Posts Tagged ‘Germany’


Consolidation in the European mobile industry is inevitable, but what path will it take?

April 7, 2014

It has been pointed out many times that the EU with around 100 mobile operators, serving a roughly similar size population as the USA, is hugely fragmented compared to the mobile industry in the USA. The historic reason is easy to understand, but the fight put up by Directorate-General for Competition of the European Commission to halt in-country consolidation is harder to understand.

In the model used to analyse the impact of mergers on retail prices, the Competition Directorate, assumes that retail prices will always go up as a result of a merger between two MNOs in the same country. It does not assume that the efficiencies brought about by a merger would, at least in part, be passed on to consumers in form of lower prices or better service in terms of coverage or access speeds.

Network sharing is encouraged under EU rules as long as it is limited to the Node B and RNC and excludes spectrum and the core. A great deal of cost sits in the RAN, and hence RAN sharing could be termed “merger lite”. With LTE, it is efficient to deploy the technology in as wide a band as possible. Hence significant additional savings could be brought about if spectrum is shared.  This reduces competition at network level, but also delivers consumer benefits in form of higher access speeds.

The transactions now awaiting approval by the Competition Directorate are the O2 and Eplus tie-up in Germany, Hutchison’s takeover of O2 in Ireland and, if the acquisition of SFR by Altice fails, then also the Bouygues – SFR take-over in France.  The conditions the European Commission attached to the Hutchison 3 take-over of Orange Austria may serve as an indicator as to the conditions that might be imposed to allow these deals to go ahead. Among other conditions, Hutchison Austria had to publish a wholesale access price reference offer for MVNOs. By regulating wholesale prices, the Commission in effect bought insurance against sharp increases in retail prices because it would allow MVNOs to undercut these.

The conditions imposed on Hutchison Austria may be a first step towards the structural separation of the mobile industry into Netcos and Retailcos. In a world where mobile network operators share much of their network and perhaps spectrum, these mobile operators start to look more like MVNOs on a shared network. Structural separation may not be a “horror scenario” for mobile operators if returns on invested capital can increase as a result.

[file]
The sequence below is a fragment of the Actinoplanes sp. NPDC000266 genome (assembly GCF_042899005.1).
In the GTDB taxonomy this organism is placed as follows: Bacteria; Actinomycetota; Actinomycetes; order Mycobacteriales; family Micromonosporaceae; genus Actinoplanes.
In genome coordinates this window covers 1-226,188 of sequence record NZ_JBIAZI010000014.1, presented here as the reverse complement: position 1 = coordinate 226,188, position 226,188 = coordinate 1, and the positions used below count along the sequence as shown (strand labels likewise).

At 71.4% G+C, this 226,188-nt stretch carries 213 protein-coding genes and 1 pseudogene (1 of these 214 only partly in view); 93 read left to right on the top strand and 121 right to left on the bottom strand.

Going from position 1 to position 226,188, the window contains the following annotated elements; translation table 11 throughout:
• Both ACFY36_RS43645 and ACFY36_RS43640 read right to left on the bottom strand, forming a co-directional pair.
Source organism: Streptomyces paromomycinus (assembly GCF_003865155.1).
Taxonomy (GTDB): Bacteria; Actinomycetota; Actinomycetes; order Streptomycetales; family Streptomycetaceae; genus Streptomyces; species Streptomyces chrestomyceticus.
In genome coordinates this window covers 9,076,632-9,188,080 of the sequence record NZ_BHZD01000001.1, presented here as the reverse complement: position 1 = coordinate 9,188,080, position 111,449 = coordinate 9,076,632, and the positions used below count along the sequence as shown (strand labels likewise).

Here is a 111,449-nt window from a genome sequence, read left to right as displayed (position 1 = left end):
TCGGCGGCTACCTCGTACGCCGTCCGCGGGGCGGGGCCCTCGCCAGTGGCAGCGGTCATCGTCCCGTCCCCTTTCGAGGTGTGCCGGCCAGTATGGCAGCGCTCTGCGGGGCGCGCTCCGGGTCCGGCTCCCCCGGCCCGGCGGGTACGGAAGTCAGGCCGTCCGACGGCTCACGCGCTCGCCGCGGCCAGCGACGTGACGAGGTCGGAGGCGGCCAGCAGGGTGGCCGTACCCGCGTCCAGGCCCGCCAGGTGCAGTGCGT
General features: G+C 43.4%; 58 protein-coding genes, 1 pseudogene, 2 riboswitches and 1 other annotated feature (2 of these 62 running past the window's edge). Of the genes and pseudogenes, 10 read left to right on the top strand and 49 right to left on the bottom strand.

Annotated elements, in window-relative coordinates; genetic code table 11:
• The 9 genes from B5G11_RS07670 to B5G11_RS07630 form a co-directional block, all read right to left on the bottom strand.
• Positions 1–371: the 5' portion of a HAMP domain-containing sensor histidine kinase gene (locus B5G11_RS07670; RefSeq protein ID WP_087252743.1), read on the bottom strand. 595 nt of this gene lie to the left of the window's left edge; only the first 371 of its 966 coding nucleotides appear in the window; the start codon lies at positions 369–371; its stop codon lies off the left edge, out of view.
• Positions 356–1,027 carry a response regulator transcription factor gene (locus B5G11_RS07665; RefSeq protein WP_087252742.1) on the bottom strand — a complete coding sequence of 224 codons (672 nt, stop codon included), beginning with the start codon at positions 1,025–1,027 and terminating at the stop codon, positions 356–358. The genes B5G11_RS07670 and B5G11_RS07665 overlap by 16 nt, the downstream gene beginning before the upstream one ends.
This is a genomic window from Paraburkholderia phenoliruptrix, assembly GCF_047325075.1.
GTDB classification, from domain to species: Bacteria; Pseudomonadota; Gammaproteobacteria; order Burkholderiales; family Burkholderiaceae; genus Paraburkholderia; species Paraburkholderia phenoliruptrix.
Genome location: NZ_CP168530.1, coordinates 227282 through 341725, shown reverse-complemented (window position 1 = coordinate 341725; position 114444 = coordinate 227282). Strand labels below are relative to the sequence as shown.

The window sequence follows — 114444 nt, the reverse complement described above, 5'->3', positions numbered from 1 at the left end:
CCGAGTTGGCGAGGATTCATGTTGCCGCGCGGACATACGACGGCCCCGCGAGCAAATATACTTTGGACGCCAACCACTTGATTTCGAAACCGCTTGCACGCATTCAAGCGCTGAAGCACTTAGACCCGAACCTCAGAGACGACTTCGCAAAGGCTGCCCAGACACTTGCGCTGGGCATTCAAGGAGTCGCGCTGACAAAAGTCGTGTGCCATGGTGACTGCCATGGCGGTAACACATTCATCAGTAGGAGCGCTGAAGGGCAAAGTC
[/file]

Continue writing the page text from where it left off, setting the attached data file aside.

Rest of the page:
Looking at what business mobile operators are actually in, it seems that they are to a large extent hire purchase phone vendors. Comparing SIM only postpaid tariffs with postpaid plans that include a “free” smartphone, it appears that the price for SIM only deals is 50% below plans with a bundled handset. Therefore roughly 50% of a mobile network operator’s business is not about running a network but about selling phones on credit. Other than marketing and selling phones and SIMs, customer care and billing are a big cost bucket attributable to the retail activity of an MNO.

Retail activities are scalable, i.e. can be done profitably at different volumes. In contrast the Netco activity is not scalable because costs are fixed. Netco returns are a function of network utilisation. By structurally separating retail and wholesale activities in exchange for being allowed to merge networks including spectrum, MNOs might see lower costs and as a result higher returns, all the while prices at retail level may not move or even decline.

Barriers to entry and exit in the Mobile Netco activity are extremely high. We are now in the maturity stage of the industry life cycle, and it is normal for consolidation to take place. Furthermore, regulators have hastened the need for consolidation because they took billions of Euros out of the industry through spectrum auctions. This had the effect of dramatically reducing returns to investors. And yet, the Directorate responsible for telecoms, DG Connect, ceaselessly points out the benefit to European industry of increased investment in mobile broadband networks. How can the policy objectives of DG Connect and DG Competition be delivered simultaneously?

From the industry perspective, if structural separation allows returns to increase despite increased competition at retail level, then structural separation might be the way forward. Competition might drive down margins in the retail activity, but this is not problematic because in contrast to the Netco activity reducing capital or even exiting the retail activity is possible.

The proposed consolidation in Germany is most interesting in this regard. Eplus pioneered a multi-brand wholesale and MVNO strategy precisely because E-Plus was sub-scale. As can be seen by leafing through some older KPN investor presentations (KPN E-Plus Seminar, Delivering profitable growth, Sep 2006), this resulted in lower subscriber acquisition costs and higher EBITDA. The strategy brought about a flourishing MVNO and reseller activity, thus increasing consumer choice. This means within Eplus the set-up exists to take the concept forward to full structural separation.